Is a Big Data Conference Like Going to the Dentist?
I recently visited my dentist and found the experience, well, less than satisfactory. I was subjected to 45 minutes of lecturing while strapped into the dentist chair:
“You don’t brush enough times a day. You don’t brush long enough. You don’t brush correctly. You aren’t using the right type of toothbrush. You aren’t replacing the brush head soon enough. You aren’t flossing enough. You aren’t flossing correctly. You aren’t using the right type of floss.”
Good lord! It’s any wonder that my teeth aren’t just falling out of my head!!
No one likes being lectured. It’s not constructive and after a while, you just turn it off. That’s probably similar to the feeling of going to these Big Data conferences – constantly being told what you aren’t doing right. And maybe I’m guilty of doing that as well. If I am, then I’m sorry because from an audience perspective, it sucks.
So the purpose of this blog is to highlight what organizations are doing right (and I’ll save my criticism until my next conference presentation). Here’s what I’m seeing organizations get right with respect to Big Data and Data Science:
- Organizations, and especially management teams, are getting comfortable with scale out, natively parallel, open source-based technologies. Organizations are moving away from rigid monolithic applications (e.g., ERP, CRM, SCM, HRM) to an operating model comprised of special-purpose applications. It’s like being a carpenter who only had a hammer and screwdriver their whole lives. Suddenly they have saws and tape measures and wrenches and planes and more. And if they find that they need another tool, they can even build it themselves. Unfortunately, this bounty of options has made the CIO’s life much harder. A CIO can no longer just buy a monolithic application from a single vendor and then get comfortable being held captive to that vendor’s ever-increasing maintenance pricing and ever-lengthening release cycles. CIO’s must trade the perceived security of the “one throat to choke” lie for the agility and scalability of assembling their own application environment. It may be a lot more work for the CIO, but the technology agility and business value that will be released is truly game changing (see Figure 1).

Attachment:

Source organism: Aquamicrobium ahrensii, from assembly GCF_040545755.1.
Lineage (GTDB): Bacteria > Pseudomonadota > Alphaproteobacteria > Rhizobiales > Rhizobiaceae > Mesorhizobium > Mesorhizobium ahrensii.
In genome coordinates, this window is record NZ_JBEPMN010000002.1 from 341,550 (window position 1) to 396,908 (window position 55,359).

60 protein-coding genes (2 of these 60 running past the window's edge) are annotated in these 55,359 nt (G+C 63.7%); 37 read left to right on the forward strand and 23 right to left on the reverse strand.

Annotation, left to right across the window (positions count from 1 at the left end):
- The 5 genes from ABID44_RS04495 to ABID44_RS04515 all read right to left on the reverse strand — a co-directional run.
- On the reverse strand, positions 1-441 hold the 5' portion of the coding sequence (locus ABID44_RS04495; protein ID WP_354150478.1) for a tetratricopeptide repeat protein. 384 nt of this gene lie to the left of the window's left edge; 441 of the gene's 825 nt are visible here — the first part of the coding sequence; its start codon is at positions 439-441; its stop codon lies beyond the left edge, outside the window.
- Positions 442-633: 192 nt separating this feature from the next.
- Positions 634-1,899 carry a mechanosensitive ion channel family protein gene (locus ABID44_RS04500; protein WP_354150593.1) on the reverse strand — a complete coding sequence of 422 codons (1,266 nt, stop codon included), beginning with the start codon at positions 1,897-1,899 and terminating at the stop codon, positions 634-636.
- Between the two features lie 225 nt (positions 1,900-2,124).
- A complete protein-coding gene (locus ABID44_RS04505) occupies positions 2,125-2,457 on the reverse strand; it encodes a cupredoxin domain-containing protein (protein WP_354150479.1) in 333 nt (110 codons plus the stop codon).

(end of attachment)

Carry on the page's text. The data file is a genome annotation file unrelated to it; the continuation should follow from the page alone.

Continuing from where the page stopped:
- Organizations, especially Chief Financial Officers, are getting comfortable with open source business models. I suppose that we can thank Linux and Red Hat for introducing the open source business model to the corporate world, but many developers embraced the open source phenomena many years prior when using the Free Software Foundation’s GNU development tools (e.g., gcc, g++, gdb, cvs). Now large commercial organizations such as Google, Facebook, Pivotal, Dell, and IBM as well as many universities are adding new functionality to existing open source projects, and creating new open source initiatives (under the Apache Software Foundation banner) whenever they can’t find an open source tool that sufficiently meets their needs. The pace of innovation is something that NO monolithic application will EVER be able to match! And that’s a fact, Jack!
- Many organizations are hiring a Chief Data Officer (CDO), which is a great start. Unfortunately, many of these organizations are hiring the wrong person and putting them in the wrong role (sorry, but a small lecture coming). Many organizations are hiring CDO’s that look and perform like a CIO. Hey, we’ve already got a CIO. Instead, what we really need is a “Chief Data Monetization Officer” whose role is to drive and derive business value out of the organization’s growing bounty of data. In fact, in some leading organizations, the CIO actually reports to the CDO. Now that’s really embracing the power of data! See the blog “Chief Data Officer: The True Dean of Big Data?” for more details on the upgraded CDO role.